Joey McIntyre Says ‘It Was Hard Not to Get Emotional’ at Carnegie Hall Show
In the summer of 1985, 12-year-old Joey McIntyre climbed up the creaky stairs of an old three-story brick building in Roxbury, Massachusetts, stood in the middle of a bright orange shag rug and, without hesitation, sang “L.O.V.E.” by Frank Sinatra — a classic he had been singing around his house for as long as he could remember.
Almost 38 years later, McIntyre, now 50, walked onstage in front of a sold-out crowd at Carnegie Hall in New York City and led the audience on a joyful and emotional journey through his musical career — which included performing Sinatra’s “L.O.V.E.” again like he had that day when he first auditioned in front of producer Maurice Starr to become the fifth and final member of the boyband phenomenon New Kids on the Block.
“To say I’ve come a long way feels like a crazy understatement,” says McIntyre, who spoke with PEOPLE the day after his debut performance at Carnegie Hall on Jan. 14th. “I remember being a kid in Maurice’s living room, singing that Sinatra song in front of them, not really knowing what it meant and where life would take us from there. And now to be on stage at Carnegie all these years later, singing it to a room filled with the love of friends, family and fans. I’m just truly grateful for it all.”
On this night, however, McIntyre really understood what it meant to be there in that moment. His setlist, a rollicking walk-down-memory-lane of solo hits, NKOTB favorites, standards, show tunes and cover songs, showcased his range as an entertainer, musical virtuoso and keen collaborator.
“I didn’t want the entire night to be a whole ‘this is my life’ thing but it’s hard to not do that when there are so many important moments and people who have allowed me to get here,” he says.
“I felt very present the entire night. For something that was so monumental to me, I think the only thing I could have asked for was to just be present and not feel like the moment was too big,” says McIntyre.
The star peppered his nearly three-hour show with several surprise guest stars, like fellow ’90s teen idol Debbie Gibson (the pair reimagined her 1989 hit “Lost in Your Eyes” as a duet), co-stars from his time in Broadway and off-Broadway productions of Wicked, Waitress and Tick, Tick … Boom!, and members of his own family including his sister Carol Gallagher and 15-year-old son Griffin, who played piano as the duo sang McIntyre’s solo hit “Stay the Same.”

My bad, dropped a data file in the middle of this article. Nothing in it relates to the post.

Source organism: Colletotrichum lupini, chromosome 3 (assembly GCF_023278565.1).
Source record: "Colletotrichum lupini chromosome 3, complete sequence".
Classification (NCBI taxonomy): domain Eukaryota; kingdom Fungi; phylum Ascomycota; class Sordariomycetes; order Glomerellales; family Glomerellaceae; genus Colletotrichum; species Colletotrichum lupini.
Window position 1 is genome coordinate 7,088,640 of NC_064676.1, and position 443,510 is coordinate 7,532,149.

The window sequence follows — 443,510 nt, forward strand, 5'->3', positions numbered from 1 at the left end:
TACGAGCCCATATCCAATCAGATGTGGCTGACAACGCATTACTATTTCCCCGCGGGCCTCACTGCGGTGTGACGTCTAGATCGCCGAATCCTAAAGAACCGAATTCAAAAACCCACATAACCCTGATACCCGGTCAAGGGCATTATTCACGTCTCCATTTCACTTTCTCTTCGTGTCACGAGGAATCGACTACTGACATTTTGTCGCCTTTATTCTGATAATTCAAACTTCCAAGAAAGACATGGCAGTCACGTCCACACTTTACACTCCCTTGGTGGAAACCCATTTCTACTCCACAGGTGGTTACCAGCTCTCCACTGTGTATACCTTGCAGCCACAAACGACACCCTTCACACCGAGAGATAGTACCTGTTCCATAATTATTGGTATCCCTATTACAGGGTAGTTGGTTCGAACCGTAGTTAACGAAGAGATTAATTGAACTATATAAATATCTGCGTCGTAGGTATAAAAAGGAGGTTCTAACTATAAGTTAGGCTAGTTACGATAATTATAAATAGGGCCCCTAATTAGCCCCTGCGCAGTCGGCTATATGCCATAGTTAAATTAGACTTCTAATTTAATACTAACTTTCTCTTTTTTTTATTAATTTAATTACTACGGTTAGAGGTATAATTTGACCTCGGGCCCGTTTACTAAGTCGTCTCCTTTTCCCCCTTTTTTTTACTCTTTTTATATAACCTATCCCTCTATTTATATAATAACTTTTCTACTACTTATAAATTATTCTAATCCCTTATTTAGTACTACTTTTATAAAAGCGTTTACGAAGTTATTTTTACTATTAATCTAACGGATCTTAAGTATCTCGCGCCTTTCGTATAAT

“It was a really proud Dad moment for me,” says McIntyre, who shares sons Griffin and Rhys, 13, and daughter Kira, 11, with his wife Barrett. “You know how they say the only way to get to Carnegie Hall is to practice, practice, practice? Well, that kid practiced, practiced, practiced and it showed.”
One of the biggest surprise reveals of the night came when McIntyre brought his NKOTB bandmate Donnie Wahlberg on stage to sing another Sinatra classic for the Blockhead-filled audience.
“It was incredibly special. I had the idea for Donnie to sing ‘One for My Baby’ because I knew it was something that was special and different and important to me. To step up and sing a song like that, that isn’t necessarily in his repertoire, at Carnegie Hall was amazing and just part of the spirit of that night,” says McIntyre.
Following Wahlberg’s performance, McIntyre brought all the members of NKOTB — Wahlberg, Danny Wood and brothers Jordan and Jonathan Knight — on stage to perform their hits “You Got It (The Right Stuff)”, “Please Don’t Go Girl” and a personal “Happy Birthday” serenade to celebrate McIntyre’s 50th birthday in December.
“I tried to tread lightly about asking them to be there because we’re busy, five guys, and getting us on tour is a big deal. For a one-off, it’s not always easy. So I started with Donnie and then asked everyone else, and they all said yes,” says McIntyre, who performed with NKOTB last summer on the band’s Mixtape 2022 tour. “I think the roof might have come off the hinges when they came up. The place went nuts.”
“I couldn’t have imagined doing a night like this without them there,” he says.
Throughout the performance, McIntyre says he made it a point to allow himself to “indulge in the feelings of the night” — even if that meant shedding a few “happy tears” on stage.
“It was hard not to get emotional up there. There were a couple of times that I couldn’t help it, and I was squeezing the words out,” he says. “I was kind of expecting it because it’s just how I am, but I wanted to give myself space to feel it. When you’re open and vulnerable, when you’re around so much love and in that safe place, you have to give yourself permission to just let stuff come up and share it with those around you.”
As for what’s next, McIntyre says his Carnegie performance felt “like a kickoff” for his plans to make his 50th year extra special.
“I’ve been saying to friends that I want to do 50 shows this year, so 50 for 50,” says the star, although he admits that plans have not been finalized. “I’m just doing what I love to do, and taking it one day at a time but I think it’ll all come together soon.”
“It’s good to have goals, and to work towards something that’s important to you,” says McIntyre, who will next star in Lifetime’s latest V.C. Andrews tale Dawn. “It sounds cliché but it’s about the journey. That’s the gift, to be able to create and work on something with people that you love. I think that’s what we’re all looking for in life. I try to remember that it’s not about, ‘hey, you did it.’ It’s really about, ‘hey, you’re doing it!'”
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